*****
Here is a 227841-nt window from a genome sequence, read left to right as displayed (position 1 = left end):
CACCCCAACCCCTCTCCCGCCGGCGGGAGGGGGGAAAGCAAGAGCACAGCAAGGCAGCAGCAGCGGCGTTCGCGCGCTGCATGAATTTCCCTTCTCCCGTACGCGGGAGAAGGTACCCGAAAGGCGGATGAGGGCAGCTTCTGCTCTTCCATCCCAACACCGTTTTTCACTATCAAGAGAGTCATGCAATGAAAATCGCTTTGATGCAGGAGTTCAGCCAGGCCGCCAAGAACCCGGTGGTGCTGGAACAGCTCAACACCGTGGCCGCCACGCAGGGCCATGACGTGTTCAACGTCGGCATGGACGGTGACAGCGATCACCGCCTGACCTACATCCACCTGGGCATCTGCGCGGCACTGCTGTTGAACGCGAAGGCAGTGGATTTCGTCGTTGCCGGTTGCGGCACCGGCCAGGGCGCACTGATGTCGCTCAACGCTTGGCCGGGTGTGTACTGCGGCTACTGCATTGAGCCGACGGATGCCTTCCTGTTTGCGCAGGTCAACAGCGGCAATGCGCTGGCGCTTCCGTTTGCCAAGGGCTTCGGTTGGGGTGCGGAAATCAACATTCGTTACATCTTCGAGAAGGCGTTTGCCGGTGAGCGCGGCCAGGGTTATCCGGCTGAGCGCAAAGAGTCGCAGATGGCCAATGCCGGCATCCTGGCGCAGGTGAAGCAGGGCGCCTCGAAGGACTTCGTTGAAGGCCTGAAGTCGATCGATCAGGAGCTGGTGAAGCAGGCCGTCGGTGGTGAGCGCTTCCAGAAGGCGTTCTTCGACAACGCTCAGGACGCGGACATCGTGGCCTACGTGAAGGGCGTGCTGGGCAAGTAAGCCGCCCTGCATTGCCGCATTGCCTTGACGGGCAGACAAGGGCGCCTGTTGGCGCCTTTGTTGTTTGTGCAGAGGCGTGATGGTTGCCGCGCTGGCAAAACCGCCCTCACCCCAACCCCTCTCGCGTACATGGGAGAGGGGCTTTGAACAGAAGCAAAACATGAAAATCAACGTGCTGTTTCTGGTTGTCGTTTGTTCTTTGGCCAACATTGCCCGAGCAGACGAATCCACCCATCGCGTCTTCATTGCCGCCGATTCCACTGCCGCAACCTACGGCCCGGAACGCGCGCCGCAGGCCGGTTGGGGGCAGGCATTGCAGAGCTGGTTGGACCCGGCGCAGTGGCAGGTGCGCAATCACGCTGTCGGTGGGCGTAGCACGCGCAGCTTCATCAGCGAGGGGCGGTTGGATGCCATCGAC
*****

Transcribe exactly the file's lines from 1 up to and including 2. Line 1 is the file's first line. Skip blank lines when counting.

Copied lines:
Here is a 227841-nt window from a genome sequence, read left to right as displayed (position 1 = left end):
CACCCCAACCCCTCTCCCGCCGGCGGGAGGGGGGAAAGCAAGAGCACAGCAAGGCAGCAGCAGCGGCGTTCGCGCGCTGCATGAATTTCCCTTCTCCCGTACGCGGGAGAAGGTACCCGAAAGGCGGATGAGGGCAGCTTCTGCTCTTCCATCCCAACACCGTTTTTCACTATCAAGAGAGTCATGCAATGAAAATCGCTTTGATGCAGGAGTTCAGCCAGGCCGCCAAGAACCCGGTGGTGCTGGAACAGCTCAACACCGTGGCCGCCACGCAGGGCCATGACGTGTTCAACGTCGGCATGGACGGTGACAGCGATCACCGCCTGACCTACATCCACCTGGGCATCTGCGCGGCACTGCTGTTGAACGCGAAGGCAGTGGATTTCGTCGTTGCCGGTTGCGGCACCGGCCAGGGCGCACTGATGTCGCTCAACGCTTGGCCGGGTGTGTACTGCGGCTACTGCATTGAGCCGACGGATGCCTTCCTGTTTGCGCAGGTCAACAGCGGCAATGCGCTGGCGCTTCCGTTTGCCAAGGGCTTCGGTTGGGGTGCGGAAATCAACATTCGTTACATCTTCGAGAAGGCGTTTGCCGGTGAGCGCGGCCAGGGTTATCCGGCTGAGCGCAAAGAGTCGCAGATGGCCAATGCCGGCATCCTGGCGCAGGTGAAGCAGGGCGCCTCGAAGGACTTCGTTGAAGGCCTGAAGTCGATCGATCAGGAGCTGGTGAAGCAGGCCGTCGGTGGTGAGCGCTTCCAGAAGGCGTTCTTCGACAACGCTCAGGACGCGGACATCGTGGCCTACGTGAAGGGCGTGCTGGGCAAGTAAGCCGCCCTGCATTGCCGCATTGCCTTGACGGGCAGACAAGGGCGCCTGTTGGCGCCTTTGTTGTTTGTGCAGAGGCGTGATGGTTGCCGCGCTGGCAAAACCGCCCTCACCCCAACCCCTCTCGCGTACATGGGAGAGGGGCTTTGAACAGAAGCAAAACATGAAAATCAACGTGCTGTTTCTGGTTGTCGTTTGTTCTTTGGCCAACATTGCCCGAGCAGACGAATCCACCCATCGCGTCTTCATTGCCGCCGATTCCACTGCCGCAACCTACGGCCCGGAACGCGCGCCGCAGGCCGGTTGGGGGCAGGCATTGCAGAGCTGGTTGGACCCGGCGCAGTGGCAGGTGCGCAATCACGCTGTCGGTGGGCGTAGCACGCGCAGCTTCATCAGCGAGGGGCGGTTGGATGCCATCGAC